State health officials had some bad and good news for a crowd of around 120 that gathered Tuesday night at the Santo Community Center in Medford to hear about possible changes to the Oregon Health Plan coming next year.

State health officials had some bad and good news for a crowd of around 120 that gathered Tuesday night at the Santo Community Center in Medford to hear about possible changes to the Oregon Health Plan coming next year.

The bad news, they said, is the state's health care system is seriously ill and costing taxpayers millions in waste and ineffective treatment. Also, the state's revenue stream lags far behind skyrocketing health care costs.

The good news is the Legislature, acting in a rare bit of bipartisanship last session, has passed House Bill 3650, which seeks to cut down on needless red tape within the medical field and get patients preventive health care, as opposed to soaking them for pricey specialty procedures and then directing them into emergency rooms when crises arise, they said.

Sound too good to be true? Mike Bonetto, the governor's health policy adviser, doesn't think so.

"We are not trying to reinvent the wheel," Bonetto said. "But I'm not saying that we have everything all figured out."

Bonetto told the audience that the goal of HB 3650 is to get all areas of the medical field on the same page. The Oregon Health Authority believes that not having mental and physical health services interact and coordinate care is creating logjams in the system, which causes patients sometimes to see multiple doctors to get the same treatments repeatedly.

This is costing taxpayers millions and not keeping Oregon residents healthy, argued Dr. Barry Hamann, a family practitioner in Grants Pass.

"The current system incentivizes specialty care over primary care," Hamann said.

Hamann said he recently saw a patient who went to the emergency room once a month for the previous two years. The woman complained of a headache and received a CT scan several times in two years. Each of the scans came back negative, he said.

"Does anyone know how much a CT scan costs?" he asked the crowd. "They are at least thousands of dollars each time."

Hamann said the woman suffered from a mental disability and needed psychiatric help, not more expensive tests that did nothing for her health.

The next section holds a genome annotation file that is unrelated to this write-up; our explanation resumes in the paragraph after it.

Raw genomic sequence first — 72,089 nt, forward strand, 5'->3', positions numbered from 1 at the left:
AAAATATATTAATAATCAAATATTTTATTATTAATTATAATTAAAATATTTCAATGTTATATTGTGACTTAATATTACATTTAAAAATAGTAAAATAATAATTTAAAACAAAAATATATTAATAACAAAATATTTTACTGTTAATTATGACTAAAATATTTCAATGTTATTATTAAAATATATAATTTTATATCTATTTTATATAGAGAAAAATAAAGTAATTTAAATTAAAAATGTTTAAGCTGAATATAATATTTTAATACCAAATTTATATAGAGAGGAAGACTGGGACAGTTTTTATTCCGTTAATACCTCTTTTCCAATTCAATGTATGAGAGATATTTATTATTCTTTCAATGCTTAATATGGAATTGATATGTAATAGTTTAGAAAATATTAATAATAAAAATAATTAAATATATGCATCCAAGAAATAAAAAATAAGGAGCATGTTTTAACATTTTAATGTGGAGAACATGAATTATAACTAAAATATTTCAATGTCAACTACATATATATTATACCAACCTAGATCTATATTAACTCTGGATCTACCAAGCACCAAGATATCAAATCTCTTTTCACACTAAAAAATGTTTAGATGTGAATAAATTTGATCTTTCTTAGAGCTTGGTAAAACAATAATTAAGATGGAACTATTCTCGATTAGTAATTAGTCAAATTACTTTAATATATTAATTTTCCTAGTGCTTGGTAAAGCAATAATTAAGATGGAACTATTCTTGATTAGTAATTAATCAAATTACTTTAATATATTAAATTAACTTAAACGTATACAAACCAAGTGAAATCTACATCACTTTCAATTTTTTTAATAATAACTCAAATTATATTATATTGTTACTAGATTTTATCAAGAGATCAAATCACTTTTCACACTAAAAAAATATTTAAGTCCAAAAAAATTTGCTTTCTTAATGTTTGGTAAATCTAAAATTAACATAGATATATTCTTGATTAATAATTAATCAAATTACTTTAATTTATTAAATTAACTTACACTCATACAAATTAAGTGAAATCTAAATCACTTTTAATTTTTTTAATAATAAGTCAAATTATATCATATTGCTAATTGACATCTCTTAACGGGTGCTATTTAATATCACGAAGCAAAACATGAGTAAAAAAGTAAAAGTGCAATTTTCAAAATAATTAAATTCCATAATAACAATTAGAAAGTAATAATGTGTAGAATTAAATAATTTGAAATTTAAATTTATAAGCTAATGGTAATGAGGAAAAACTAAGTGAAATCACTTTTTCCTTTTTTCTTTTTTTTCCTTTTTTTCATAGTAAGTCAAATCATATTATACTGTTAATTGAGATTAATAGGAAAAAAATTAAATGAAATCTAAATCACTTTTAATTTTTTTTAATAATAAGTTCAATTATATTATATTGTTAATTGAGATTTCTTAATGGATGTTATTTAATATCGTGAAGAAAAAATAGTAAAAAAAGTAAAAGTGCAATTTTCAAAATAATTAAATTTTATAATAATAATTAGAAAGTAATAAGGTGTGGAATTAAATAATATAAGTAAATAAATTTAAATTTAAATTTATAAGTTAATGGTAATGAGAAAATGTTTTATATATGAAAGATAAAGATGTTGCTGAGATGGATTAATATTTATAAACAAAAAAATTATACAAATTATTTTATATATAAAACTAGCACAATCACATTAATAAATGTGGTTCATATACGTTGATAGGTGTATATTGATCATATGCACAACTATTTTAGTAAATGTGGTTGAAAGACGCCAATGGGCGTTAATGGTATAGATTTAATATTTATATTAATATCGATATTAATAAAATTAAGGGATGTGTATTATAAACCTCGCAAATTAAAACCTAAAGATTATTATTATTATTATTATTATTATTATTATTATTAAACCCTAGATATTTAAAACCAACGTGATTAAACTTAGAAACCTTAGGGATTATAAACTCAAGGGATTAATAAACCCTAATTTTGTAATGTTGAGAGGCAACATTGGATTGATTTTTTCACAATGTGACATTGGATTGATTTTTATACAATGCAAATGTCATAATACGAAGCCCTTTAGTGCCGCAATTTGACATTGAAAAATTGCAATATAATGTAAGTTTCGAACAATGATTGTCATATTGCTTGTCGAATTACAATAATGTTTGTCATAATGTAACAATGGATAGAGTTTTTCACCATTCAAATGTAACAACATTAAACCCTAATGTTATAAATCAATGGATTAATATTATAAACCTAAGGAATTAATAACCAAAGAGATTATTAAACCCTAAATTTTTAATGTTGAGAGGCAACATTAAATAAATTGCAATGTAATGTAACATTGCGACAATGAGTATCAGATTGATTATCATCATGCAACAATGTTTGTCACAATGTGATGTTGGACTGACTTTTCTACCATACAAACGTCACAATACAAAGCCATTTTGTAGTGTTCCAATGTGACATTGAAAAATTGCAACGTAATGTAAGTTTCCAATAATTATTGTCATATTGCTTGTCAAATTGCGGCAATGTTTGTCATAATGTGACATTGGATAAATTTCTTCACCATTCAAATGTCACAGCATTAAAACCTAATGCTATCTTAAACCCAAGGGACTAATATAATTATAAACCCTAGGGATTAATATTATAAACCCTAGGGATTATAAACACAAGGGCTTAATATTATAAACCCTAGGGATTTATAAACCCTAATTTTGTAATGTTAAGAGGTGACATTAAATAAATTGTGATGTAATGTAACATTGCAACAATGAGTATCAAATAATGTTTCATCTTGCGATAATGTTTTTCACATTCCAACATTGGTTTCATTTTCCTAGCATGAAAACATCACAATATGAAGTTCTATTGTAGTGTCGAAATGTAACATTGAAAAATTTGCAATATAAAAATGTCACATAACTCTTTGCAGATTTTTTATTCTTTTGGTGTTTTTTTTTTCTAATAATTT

Hamann, who said he is skeptical of government overreach in many cases, said the new law could help break down barriers between doctors and allow them to get care to patients quickly and at lower cost.

Tuesday's meeting was the second of eight stops throughout Oregon seeking input into how the law could benefit communities.

The crux of HB 3650 is the creation of Coordinated Care Organizations, which will group mental, physical and dental care providers together.

"This is only going to succeed if it works locally, for each community" said OHA spokeswoman Patty Wentz. "This isn't going to exist only in Salem."

Dr. Christian Mathisen, a Medford chiropractor, said he hopes the new law will include naturopaths, nutritionists and other alternative care providers.

OHA Director Bruce Goldberg said there is space in the new law for these care providers.

"We want to create alternatives to expensive care that doesn't work," Goldberg said.

Hamann said the law's success will hinge on whether doctors will realize the importance of affecting behavioral change on many patients. He said it is important to give doctors incentives for steering patients toward healthy eating and exercise.

"A big part of preventive care is lifestyle," he said.

If the federal government approves the provisions of HB 3065, the Coordinated Care Organizations could begin forming by July 2012.

Reach reporter Chris Conrad at 541-776-4471; or email cconrad@mailtribune.com.